It’s worse than that — sometimes it even affects me! What I want is a life where I am not criticised. That’s what I want, and probably the place to start is to want that on the Internet first, then everywhere else.
Ian Tindale, Dec 20 2015

       But of no-one ever criticised you, how would you realise you were a dick, and thus moderate your behaviour accordingly?
pocmloc, Dec 20 2015

       a] you wouldn’t. b] therefore you wouldn’t be. c] who really gives a fuck what other people think you should be doing — pretty much everyone else out there is a complete moron and if they died in a terrible combined car accident / wardrobe fire / choking on beetles, it really wouldn’t improve or not improve my life one electron. I’m doing it correct. Others are false, and must be ignored, or if they’re in my way, removed.   

       So you see, it’s not up to anyone else to criticise — anyone else is more likely incorrect. Listening to everyone else only causes people to join a race to the bottom of moronic slavery of mediocrity. Have faith in oneself — that’s all there is.   

       (by the way, yes I hate everybody else, you’re all doing it incorrectly, you should all fuck off and die).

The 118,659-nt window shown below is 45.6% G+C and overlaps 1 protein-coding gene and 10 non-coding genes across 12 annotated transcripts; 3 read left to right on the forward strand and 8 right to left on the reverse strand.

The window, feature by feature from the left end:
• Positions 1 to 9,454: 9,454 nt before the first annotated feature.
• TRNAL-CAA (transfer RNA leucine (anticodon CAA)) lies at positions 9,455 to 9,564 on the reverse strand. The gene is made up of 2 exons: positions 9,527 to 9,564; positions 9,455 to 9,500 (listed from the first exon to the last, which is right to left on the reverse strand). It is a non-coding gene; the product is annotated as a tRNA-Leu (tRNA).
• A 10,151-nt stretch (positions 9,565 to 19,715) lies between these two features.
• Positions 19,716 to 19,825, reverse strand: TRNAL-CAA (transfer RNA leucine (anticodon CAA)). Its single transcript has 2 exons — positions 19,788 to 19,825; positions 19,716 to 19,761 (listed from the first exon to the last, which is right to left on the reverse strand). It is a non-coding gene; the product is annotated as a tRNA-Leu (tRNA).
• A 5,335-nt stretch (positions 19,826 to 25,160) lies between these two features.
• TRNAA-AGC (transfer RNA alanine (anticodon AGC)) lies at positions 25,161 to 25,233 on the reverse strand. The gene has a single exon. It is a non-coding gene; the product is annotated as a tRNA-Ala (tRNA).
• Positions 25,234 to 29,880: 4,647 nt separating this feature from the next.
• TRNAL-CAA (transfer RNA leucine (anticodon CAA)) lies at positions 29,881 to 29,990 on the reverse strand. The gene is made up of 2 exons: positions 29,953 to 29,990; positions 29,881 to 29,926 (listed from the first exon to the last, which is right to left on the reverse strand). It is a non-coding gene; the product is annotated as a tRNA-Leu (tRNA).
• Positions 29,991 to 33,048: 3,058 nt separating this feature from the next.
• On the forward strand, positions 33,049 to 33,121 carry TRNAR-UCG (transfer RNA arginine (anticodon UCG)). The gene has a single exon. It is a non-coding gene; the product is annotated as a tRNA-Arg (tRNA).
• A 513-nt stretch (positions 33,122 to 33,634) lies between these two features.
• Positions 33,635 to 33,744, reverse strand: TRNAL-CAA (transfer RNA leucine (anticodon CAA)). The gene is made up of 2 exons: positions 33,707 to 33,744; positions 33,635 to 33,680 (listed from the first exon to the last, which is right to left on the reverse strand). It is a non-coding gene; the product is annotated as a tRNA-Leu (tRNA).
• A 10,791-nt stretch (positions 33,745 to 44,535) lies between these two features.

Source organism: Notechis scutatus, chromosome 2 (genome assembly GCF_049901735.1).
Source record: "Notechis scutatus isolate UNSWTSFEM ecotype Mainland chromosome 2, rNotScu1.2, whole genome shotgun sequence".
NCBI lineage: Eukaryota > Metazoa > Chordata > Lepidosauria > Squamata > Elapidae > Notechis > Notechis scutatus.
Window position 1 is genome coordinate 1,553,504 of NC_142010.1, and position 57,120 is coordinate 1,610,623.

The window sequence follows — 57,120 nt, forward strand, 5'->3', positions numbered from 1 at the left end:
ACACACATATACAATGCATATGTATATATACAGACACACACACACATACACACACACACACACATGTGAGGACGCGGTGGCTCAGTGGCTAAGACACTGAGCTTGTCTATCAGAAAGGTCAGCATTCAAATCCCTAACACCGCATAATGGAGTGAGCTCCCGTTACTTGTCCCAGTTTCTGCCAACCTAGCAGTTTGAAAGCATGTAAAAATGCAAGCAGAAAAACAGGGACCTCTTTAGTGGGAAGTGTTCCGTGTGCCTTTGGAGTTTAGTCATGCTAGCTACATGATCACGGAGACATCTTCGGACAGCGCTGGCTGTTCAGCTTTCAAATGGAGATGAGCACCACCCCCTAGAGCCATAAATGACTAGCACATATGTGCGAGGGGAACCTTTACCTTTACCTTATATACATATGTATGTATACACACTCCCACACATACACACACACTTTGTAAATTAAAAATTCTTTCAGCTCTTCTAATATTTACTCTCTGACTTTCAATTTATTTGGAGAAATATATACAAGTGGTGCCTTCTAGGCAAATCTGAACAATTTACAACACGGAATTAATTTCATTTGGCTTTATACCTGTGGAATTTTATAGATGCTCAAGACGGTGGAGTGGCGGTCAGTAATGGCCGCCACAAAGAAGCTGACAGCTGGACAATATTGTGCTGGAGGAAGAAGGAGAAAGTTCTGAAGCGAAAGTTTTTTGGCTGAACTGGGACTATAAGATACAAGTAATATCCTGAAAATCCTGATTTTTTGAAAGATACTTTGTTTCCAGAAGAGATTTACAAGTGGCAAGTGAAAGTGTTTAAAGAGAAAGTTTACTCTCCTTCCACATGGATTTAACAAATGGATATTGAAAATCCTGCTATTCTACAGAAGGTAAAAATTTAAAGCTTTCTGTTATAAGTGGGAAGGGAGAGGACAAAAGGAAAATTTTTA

Ian Tindale, Dec 20 2015

       //if they’re in my way, removed//   

       Have you considered the purchase of a plump white cat? Also, can I wait until after Christmas to fuck off and die? Only I'm expecting some nice presents.   

       I can't really make the 26th either, and I'm meant to be driving on the 27th. I could probably make new year's eve 2077 though.   

       In any event, banning criticism is a good idea. It could be better, of course.
MaxwellBuchanan, Dec 20 2015

       28th okay for you? In any event, by infuriating ourselves, we commoditise ourselves. You know, with commodes. We become commodities that other Internet peoples intrigue into paying their online fee structures. Into. Net attain meant entertainment. Is that all we are? The other end of a response?
Ian Tindale, Dec 20 2015

       Is all this just a very long-winded way of saying "Happy Christmas"?